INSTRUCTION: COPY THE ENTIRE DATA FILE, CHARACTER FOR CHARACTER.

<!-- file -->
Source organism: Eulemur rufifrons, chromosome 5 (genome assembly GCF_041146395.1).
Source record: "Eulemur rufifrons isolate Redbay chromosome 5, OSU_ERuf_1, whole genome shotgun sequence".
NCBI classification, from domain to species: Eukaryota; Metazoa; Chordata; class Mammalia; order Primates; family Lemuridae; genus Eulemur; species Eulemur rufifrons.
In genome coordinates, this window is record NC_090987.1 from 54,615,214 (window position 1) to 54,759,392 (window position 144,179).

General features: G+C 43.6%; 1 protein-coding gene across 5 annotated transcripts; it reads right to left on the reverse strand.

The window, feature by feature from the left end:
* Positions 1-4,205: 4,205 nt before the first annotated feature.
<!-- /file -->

Source organism: Eulemur rufifrons, chromosome 5 (genome assembly GCF_041146395.1).
Source record: "Eulemur rufifrons isolate Redbay chromosome 5, OSU_ERuf_1, whole genome shotgun sequence".
NCBI classification, from domain to species: Eukaryota; Metazoa; Chordata; class Mammalia; order Primates; family Lemuridae; genus Eulemur; species Eulemur rufifrons.
In genome coordinates, this window is record NC_090987.1 from 54,615,214 (window position 1) to 54,759,392 (window position 144,179).

General features: G+C 43.6%; 1 protein-coding gene across 5 annotated transcripts; it reads right to left on the reverse strand.

The window, feature by feature from the left end:
* Positions 1-4,205: 4,205 nt before the first annotated feature.